TORONTO THE GOOD WITH KAVITA DOGRA (We Talk Women)
Certified B Corporations @GladstoneHotel and @RampAgencyTO launch an inspiring bi-weekly blog series #TorontoTheGood. The series sparks thoughtful conversations through interviews with influencers, social entrepreneurs, and innovators who are shining a light on the city’s toughest issues and championing change to make Toronto, and the world a better place.
Kavita Dogra is a local feminist, social justice activist, and the founder of We Talk Women. She is also a co-chair of the committee that founded #WomensMarchTO.
Have you always lived in Toronto?
I was born in New Brunswick and I lived in India for eight years. I also lived in the suburbs of the greater Toronto area before moving to the city. I’ve been living in the city of Toronto for the past four years.
How has Toronto changed since you’ve been here?
I’ve noticed a heightened sense of urgency and a shift in the public consciousness around social justice issues. More people want change and they’re marching, rallying, and signing petitions to get it. There’s a movement towards learning, attending events, and taking action to make the city a safer and more inclusive place. People want a Toronto where everyone feels like they belong.
What excites you the most about this city?
What excites me is the work that’s being done. At the events I attend, host, and support, I’m constantly reminded that there are people who dedicate countless hours of difficult emotional labour to make Toronto a better place. In our current provincial political climate, the lack of support and cuts affecting already marginalized groups can create a sense of hopelessness. The harsh realities of poverty, inequality, and injustice are disheartening. Attending events and engaging with community organizers instills me with a sense of hope that there is a path forward. There are people who won’t go silently back in time and together we will resist any deviations to the progress we’ve made towards social justice.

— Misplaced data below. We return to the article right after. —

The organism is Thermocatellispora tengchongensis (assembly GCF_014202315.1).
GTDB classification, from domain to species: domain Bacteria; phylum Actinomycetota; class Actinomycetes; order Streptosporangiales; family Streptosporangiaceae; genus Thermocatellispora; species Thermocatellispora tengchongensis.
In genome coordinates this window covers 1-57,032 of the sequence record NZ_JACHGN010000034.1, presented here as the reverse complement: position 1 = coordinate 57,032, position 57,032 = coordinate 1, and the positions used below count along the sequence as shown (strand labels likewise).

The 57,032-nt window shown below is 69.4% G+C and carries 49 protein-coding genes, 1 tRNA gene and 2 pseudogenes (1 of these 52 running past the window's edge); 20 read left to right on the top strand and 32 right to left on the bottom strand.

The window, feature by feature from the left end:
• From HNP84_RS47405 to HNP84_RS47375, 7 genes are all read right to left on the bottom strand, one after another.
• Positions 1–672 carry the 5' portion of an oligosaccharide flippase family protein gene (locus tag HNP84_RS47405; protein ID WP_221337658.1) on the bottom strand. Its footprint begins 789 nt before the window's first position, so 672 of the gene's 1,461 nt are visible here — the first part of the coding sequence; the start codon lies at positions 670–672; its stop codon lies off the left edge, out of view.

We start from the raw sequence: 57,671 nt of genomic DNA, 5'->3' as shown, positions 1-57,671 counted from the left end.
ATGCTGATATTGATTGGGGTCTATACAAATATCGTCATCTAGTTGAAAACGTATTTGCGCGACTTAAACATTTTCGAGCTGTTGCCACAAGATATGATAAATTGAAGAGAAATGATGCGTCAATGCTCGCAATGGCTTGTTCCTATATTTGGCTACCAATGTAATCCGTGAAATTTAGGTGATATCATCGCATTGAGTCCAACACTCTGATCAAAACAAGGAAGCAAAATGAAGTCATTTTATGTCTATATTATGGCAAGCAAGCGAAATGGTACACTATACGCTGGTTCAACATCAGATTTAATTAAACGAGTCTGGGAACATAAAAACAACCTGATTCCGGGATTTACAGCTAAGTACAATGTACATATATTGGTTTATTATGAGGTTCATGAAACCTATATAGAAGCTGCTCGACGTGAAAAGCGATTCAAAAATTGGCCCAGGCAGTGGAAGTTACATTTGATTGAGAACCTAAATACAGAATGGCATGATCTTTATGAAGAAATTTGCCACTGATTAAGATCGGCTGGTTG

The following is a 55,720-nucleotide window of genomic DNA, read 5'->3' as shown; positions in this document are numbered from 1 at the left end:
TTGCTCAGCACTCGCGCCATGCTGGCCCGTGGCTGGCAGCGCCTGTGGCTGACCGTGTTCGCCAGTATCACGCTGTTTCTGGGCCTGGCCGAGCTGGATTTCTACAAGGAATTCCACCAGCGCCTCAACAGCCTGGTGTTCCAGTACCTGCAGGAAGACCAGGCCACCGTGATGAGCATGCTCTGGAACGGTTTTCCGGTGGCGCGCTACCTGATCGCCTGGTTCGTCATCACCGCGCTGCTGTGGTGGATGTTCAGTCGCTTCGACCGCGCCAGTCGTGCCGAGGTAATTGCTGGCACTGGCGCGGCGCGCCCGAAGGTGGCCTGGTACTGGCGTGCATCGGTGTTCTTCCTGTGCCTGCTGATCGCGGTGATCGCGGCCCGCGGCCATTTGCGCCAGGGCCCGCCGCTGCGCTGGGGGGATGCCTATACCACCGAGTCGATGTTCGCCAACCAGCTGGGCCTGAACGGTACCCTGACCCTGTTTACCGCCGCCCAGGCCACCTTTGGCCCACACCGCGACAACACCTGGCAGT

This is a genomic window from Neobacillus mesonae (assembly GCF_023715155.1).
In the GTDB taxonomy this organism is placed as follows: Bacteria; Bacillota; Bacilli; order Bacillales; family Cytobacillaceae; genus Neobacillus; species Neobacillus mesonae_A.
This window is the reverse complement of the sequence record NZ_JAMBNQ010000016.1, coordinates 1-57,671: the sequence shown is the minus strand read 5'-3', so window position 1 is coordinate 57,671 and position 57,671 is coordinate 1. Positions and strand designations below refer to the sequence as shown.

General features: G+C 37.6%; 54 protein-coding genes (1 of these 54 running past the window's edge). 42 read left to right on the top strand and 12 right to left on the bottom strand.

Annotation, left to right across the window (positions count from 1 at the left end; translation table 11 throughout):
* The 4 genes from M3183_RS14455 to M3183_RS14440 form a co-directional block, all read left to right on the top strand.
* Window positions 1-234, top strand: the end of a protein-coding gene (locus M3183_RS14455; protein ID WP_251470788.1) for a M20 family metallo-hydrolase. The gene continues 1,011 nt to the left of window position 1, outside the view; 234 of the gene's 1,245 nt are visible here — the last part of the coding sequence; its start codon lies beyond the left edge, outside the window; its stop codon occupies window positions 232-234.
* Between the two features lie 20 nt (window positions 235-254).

You mention difficult emotional labour.
What do you mean by that?
People on the frontlines who are working with survivors and advocating to end gender-based violence are putting their hearts and souls into their work. When they get pushback, comments by online ‘trolls,’ and threats it can be exhausting. Overall, the issues we’re facing are serious and rallies, vigils, marches, and events can be a source of hope. The content can be difficult to engage with and showing up is half the battle because it takes time and emotional resources to do so. What I want people to know, is that it’s OK to feel upset and tired. It’s not OK to become complacent about the status quo. We need to keep finding sources of inspiration without letting the emotional labour burn us out.
What advice do you have for dealing with emotionally difficult social justice work?
It’s OK to stop and feel all the feelings. Find something that rejuvenates you and brings back your sense of hope. Activists can easily fall into the trap of thinking if we don’t do something, no one else will. Have you ever heard the saying, “you can’t pour from an empty cup?” Organizers and activists really try to. Be kind to yourself and practice self-care.
What do you think needs to change in this city?